Intel just sent me an IvyBridge Ultrabook to try out and review as a development machine. It’s not a final machine and won’t ever be sold by Intel. The main purpose of the machine is to show what can be built with Windows 8 and Intel components. To do so, it comes with sensors including:
- 5 point multi-touch screen
- ambient light sensor
I’m not sure how I’m going to integrate the usage of these sensors into web dev, but I can definitely see an opportunity with mobile apps.
I have had a lot of opportunity to play with other Ultrabooks on the market, so I was surprised that it wasn’t as thin and light as the others. Yes, it is a pre-production machine that will never be on the market, but they haven’t quite hit the mark with size and portability yet.
It shipped with a non-RTM version of Windows 8, so the first thing I did was install RTM on it. The OS installed quickly as did Office and Visual Studio. I was up and running with my normal tools in a couple of hours.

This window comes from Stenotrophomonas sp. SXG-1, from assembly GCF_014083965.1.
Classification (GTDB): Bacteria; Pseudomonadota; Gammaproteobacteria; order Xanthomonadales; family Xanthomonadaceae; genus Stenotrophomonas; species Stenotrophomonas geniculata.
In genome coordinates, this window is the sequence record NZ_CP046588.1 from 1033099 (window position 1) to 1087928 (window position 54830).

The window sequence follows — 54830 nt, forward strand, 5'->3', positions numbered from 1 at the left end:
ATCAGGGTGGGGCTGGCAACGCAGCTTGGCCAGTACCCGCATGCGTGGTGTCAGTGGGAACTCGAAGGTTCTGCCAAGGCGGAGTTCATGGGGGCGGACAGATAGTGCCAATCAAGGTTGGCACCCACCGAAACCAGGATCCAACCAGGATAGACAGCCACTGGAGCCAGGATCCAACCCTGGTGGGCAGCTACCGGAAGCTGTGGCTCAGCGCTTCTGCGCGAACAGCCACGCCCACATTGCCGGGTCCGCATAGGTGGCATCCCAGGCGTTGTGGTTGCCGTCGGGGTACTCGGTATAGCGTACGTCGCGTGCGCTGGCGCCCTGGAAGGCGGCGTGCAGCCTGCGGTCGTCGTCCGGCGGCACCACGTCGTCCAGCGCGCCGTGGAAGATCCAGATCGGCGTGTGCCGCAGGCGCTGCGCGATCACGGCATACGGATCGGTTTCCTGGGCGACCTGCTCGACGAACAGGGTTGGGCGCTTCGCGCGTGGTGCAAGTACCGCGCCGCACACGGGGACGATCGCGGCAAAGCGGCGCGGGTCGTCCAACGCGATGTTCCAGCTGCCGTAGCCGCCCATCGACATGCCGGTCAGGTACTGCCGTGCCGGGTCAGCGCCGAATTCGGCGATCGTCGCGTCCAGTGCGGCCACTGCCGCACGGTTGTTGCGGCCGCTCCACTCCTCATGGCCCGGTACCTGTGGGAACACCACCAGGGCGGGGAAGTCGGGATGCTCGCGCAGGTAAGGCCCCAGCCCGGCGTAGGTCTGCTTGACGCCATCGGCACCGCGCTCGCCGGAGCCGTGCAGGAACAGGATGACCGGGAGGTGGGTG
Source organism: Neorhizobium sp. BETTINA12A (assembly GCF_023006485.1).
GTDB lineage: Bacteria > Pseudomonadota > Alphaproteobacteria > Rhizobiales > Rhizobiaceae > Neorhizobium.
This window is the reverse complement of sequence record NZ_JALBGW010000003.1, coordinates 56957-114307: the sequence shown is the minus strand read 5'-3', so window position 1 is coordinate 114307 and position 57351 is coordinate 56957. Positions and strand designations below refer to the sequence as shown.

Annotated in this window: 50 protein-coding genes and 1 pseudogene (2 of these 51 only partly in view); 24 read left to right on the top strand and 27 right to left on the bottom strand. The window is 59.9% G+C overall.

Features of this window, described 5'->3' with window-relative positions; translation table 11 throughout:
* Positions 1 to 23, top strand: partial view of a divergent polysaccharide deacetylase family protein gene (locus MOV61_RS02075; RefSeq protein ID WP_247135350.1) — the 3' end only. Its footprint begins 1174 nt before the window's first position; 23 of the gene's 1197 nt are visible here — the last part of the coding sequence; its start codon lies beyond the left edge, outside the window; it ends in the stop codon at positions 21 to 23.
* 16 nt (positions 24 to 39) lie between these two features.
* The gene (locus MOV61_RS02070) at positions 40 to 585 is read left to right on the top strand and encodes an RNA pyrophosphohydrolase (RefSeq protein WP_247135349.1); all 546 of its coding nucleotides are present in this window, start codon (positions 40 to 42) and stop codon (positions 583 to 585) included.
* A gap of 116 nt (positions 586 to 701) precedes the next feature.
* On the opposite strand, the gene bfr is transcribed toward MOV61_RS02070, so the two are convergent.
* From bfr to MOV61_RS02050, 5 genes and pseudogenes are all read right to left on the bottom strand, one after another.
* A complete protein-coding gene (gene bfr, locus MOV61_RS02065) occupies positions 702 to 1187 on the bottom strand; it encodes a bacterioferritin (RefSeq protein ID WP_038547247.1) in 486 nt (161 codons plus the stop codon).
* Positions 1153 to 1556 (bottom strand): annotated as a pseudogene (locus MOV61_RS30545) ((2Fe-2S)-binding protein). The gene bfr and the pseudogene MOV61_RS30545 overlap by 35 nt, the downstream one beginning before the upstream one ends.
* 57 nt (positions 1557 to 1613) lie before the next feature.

I haven’t done any real dev on this machine, but from what I’ve seen so far, it is fast. Switching apps, moving around Windows, using Office and IE are all instantaneous. I’m very curious to see how this thing does with 5 instances of Visual Studio and Resharper. My gut is that 4GB of RAM isn’t going to scale since each instance of VS usually takes about 500MB in resting state. They are definitely going to need to ship these with more RAM if they are to be considered a true dev machine.
I personally can’t use any laptop trackpad and keyboard for very long, but the trackpad and keyboard that ships with it is a little more difficult to use than other Ultrabooks I’ve used. I definitely need to figure out a way to set this up to work with my normal mouse and keyboard and multi-monitors.
I’ll do more in-depth reviews in the weeks to follow.
Disclosure of Material Connection: Like I mentioned above, Intel sent me the Ultrabook and are letting me keep the device so I can continue to give them feedback on it as a dev machine. I am disclosing this in accordance with the Federal Trade Commission’s 16 CFR, Part 255: “Guides Concerning the Use of Endorsements and Testimonials in Advertising.